Representatives from Spray Lake Sawmills came to the Blairmore Legion on Thursday, May 9th at an annual open house with posters and maps to help educate people on their coming plans. The open house took place from 3 p.m.-7 p.m. and included comment sheets and refreshments.
Pass Herald Reporter
An open house that took place last week provided information on the coming plans of Spray Lake Sawmills, (SLS).
The open house was held at the Blairmore Legion on Thursday, May 9th and had some representatives from the company in attendance.
“The purpose of this open house is to educate people,” said Gord Lehn, Director of Communications and ecological business services from SPS.
Lehn explained that there are two different levels of plans that are set out for SLS, a general development plan and forest harvest plans.
The general development plan is a rolling five year plan that gives a snap shot of where the company is projecting to go over the next five years.” It’s a very broad plan,” Lehn explained.
Forest Harvest Plans, often abbreviated to FHP refer to specific information on logging plans, and the specific locations the company plans to log.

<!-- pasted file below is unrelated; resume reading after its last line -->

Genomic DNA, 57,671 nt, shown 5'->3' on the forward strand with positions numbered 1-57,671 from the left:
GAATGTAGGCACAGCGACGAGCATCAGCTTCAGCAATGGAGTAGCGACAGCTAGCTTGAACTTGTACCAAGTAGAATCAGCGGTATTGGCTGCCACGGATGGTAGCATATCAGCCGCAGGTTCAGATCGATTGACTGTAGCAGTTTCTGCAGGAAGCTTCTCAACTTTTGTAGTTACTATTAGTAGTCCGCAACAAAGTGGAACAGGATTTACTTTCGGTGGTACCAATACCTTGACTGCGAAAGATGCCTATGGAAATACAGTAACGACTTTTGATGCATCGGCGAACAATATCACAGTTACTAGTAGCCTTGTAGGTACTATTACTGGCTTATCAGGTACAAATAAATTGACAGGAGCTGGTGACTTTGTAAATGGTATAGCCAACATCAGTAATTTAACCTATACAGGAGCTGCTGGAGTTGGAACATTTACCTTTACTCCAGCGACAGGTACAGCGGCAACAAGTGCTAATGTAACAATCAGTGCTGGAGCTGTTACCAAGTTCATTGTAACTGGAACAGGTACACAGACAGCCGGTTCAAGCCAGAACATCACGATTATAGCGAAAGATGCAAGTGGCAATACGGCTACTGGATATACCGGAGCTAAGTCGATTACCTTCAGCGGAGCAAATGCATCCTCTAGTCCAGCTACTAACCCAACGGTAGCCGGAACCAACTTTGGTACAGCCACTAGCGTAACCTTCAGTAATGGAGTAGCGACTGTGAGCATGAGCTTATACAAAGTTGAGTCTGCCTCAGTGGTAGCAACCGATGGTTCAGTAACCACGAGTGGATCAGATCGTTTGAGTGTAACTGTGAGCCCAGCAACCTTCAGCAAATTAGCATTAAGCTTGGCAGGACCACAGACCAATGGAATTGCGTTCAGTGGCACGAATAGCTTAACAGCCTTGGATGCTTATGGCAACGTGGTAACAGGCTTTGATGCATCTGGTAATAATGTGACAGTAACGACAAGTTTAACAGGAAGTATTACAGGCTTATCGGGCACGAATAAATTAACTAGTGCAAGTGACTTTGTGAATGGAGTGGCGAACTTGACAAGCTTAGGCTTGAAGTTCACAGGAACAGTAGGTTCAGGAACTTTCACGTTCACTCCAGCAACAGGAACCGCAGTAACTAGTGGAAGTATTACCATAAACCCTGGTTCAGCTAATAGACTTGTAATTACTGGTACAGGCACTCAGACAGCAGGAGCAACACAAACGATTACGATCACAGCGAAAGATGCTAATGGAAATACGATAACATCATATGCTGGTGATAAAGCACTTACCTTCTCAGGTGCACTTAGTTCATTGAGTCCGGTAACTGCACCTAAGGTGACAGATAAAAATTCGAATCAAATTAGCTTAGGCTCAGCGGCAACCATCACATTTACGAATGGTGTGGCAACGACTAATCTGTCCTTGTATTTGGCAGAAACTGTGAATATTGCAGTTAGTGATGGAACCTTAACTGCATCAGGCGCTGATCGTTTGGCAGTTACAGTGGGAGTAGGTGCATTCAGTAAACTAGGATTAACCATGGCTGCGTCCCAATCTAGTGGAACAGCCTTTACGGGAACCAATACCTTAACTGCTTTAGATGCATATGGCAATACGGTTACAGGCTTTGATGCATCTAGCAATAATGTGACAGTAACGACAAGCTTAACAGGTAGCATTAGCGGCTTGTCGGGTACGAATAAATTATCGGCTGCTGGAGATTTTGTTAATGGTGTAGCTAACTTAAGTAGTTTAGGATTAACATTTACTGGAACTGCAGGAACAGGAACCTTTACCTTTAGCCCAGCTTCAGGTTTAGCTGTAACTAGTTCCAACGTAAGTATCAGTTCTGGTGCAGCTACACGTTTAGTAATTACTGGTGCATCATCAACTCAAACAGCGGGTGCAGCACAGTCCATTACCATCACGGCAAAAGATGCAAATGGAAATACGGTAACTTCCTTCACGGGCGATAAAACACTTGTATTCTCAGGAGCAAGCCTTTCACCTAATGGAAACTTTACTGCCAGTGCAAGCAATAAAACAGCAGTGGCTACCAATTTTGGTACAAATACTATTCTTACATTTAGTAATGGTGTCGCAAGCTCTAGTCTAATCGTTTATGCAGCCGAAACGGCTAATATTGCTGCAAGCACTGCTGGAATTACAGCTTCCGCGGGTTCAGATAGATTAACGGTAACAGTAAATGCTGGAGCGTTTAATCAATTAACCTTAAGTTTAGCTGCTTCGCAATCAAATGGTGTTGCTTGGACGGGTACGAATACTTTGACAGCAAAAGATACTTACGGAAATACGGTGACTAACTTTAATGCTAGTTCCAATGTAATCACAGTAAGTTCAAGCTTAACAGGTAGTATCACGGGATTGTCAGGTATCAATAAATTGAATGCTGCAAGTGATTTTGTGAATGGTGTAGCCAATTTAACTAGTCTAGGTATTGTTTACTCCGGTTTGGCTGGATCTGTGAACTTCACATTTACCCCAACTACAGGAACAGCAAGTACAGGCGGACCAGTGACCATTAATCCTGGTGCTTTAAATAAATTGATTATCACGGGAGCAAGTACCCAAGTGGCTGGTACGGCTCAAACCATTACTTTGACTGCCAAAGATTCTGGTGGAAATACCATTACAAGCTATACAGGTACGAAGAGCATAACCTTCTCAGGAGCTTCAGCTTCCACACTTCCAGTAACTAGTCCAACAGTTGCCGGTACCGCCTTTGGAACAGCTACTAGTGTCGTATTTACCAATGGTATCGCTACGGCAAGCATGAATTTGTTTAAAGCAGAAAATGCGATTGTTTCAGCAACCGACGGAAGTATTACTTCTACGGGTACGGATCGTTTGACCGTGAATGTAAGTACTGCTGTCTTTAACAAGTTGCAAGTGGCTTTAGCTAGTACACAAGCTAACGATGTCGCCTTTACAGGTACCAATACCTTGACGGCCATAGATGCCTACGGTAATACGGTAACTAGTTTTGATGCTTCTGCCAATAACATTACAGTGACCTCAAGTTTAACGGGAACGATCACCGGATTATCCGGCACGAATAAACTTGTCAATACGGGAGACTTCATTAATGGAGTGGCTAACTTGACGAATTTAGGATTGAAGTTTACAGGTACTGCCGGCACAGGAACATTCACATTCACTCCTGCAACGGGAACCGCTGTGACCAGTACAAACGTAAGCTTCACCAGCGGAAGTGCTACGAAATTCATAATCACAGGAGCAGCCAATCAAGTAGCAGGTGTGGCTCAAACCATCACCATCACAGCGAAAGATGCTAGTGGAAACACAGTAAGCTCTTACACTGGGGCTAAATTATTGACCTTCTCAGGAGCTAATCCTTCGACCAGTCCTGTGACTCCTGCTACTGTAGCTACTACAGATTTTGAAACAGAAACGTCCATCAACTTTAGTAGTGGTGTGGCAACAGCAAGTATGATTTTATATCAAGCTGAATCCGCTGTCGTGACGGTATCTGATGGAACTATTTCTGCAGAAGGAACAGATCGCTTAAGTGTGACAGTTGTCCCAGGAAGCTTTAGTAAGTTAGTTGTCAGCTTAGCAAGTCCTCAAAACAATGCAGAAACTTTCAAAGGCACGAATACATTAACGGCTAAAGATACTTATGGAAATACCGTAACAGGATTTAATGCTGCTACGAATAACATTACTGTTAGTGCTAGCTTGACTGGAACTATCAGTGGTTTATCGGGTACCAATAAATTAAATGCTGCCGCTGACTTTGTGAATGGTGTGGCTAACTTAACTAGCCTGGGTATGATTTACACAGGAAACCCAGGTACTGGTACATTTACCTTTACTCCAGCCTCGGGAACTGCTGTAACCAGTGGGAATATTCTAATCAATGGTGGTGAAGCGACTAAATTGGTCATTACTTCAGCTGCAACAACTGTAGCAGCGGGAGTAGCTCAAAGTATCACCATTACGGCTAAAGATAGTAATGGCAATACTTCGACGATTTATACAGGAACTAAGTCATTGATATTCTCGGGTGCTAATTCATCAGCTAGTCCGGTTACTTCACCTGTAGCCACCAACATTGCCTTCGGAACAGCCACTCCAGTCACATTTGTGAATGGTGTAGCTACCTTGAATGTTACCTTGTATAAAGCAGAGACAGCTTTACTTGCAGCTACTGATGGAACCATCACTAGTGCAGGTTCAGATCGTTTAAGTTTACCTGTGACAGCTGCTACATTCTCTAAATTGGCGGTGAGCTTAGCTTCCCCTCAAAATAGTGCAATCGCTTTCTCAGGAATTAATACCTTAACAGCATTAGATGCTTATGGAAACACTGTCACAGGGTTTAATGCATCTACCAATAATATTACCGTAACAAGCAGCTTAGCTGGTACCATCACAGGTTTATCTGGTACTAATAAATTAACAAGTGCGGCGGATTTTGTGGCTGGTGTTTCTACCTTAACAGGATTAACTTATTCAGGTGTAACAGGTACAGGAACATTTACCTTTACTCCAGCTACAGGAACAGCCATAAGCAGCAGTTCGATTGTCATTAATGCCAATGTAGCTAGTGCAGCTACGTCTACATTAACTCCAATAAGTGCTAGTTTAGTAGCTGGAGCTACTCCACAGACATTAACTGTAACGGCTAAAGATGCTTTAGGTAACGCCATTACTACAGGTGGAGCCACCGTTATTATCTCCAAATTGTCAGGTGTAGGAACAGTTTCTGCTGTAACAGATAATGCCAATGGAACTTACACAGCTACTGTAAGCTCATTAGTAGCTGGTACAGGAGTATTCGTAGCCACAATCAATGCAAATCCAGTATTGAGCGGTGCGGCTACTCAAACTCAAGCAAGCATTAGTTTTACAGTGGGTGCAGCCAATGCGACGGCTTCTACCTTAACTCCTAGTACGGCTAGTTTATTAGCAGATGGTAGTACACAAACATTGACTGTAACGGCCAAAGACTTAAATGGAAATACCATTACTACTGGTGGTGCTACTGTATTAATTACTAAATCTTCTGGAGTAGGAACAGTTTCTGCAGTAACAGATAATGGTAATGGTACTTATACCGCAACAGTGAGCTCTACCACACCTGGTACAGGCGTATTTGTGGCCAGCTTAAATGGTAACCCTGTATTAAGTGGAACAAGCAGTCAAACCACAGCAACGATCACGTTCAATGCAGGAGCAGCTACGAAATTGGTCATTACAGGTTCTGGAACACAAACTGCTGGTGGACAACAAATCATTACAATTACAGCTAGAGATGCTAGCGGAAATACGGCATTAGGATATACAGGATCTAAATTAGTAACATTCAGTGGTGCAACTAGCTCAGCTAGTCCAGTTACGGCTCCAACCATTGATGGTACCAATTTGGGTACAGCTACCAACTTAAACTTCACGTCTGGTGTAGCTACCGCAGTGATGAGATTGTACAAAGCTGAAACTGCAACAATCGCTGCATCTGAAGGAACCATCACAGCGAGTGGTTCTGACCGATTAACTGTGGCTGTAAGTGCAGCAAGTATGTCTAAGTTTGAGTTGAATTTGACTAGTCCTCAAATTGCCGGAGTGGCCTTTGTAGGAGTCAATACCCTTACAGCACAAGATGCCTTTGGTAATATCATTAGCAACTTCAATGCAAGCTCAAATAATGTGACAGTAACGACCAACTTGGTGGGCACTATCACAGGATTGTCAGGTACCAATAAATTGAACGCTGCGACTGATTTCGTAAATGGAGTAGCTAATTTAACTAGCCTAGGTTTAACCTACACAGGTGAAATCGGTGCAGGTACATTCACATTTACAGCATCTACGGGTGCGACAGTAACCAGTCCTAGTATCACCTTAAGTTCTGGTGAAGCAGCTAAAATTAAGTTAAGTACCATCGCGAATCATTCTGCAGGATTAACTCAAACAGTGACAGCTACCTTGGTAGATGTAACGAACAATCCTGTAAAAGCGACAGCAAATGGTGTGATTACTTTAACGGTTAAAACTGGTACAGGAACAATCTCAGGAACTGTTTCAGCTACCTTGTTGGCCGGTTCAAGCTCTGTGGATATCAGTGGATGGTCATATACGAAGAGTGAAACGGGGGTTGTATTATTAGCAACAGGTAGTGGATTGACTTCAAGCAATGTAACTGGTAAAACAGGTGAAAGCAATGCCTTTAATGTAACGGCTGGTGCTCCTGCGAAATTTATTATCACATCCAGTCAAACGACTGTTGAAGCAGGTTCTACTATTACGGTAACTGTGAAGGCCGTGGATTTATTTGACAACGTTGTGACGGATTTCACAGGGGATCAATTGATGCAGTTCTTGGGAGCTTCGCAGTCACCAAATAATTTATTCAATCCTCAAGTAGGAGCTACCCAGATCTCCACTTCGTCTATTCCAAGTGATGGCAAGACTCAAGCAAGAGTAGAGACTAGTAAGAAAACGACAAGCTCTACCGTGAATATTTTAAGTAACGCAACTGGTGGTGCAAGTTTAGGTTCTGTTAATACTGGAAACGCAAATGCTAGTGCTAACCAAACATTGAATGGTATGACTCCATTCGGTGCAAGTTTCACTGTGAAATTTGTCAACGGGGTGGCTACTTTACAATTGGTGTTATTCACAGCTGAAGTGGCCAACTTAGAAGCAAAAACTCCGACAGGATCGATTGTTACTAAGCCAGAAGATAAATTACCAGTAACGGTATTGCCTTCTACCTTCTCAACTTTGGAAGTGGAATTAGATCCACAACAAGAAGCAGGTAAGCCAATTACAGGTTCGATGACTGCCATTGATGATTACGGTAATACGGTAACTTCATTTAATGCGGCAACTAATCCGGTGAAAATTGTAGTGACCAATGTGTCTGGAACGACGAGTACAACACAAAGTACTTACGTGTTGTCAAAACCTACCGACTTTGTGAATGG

Although plans have been created, Lehn explained that many of the details in the plans are subject to change, as Spray Lake Sawmills as the South Saskchewan Regional Land use Plan has not yet been finalised and is expected to change some of the dynamics of logging.
Currently, Spray Lake Sawmills are logging in areas around Beaver Mines. Lehn said that the Minister of Sustainable Resource Development has suggested a deferral of logging in the Beaver Mines area until the South Saskatchewan Regional land use plan is complete.
“We are also very open to information and feedback,” said Lehn. “That’s how we hear what is important to people and we know that there is a great amount of concern regarding logging from local residents.”
Local forest scientist and resident, David McIntyre said that he found it interesting that although the open house provided maps of the logging areas of Spray Lake Sawmills, it was hard for many people to find places they knew on the maps.
“It was very difficult to navigate cross the maps they provided to the viewers,” said McIntyre.
He went on to talk about the threatened habitat of the Cut Throat Trout species.
“One of the things that I found most surprising is that it almost seemed that the government is targeting the Cut Throat Trout habitat,” he said.
“If we are going to protect a species, and we know that logging is detrimental to the species wellbeing, why would we be logging in those areas?”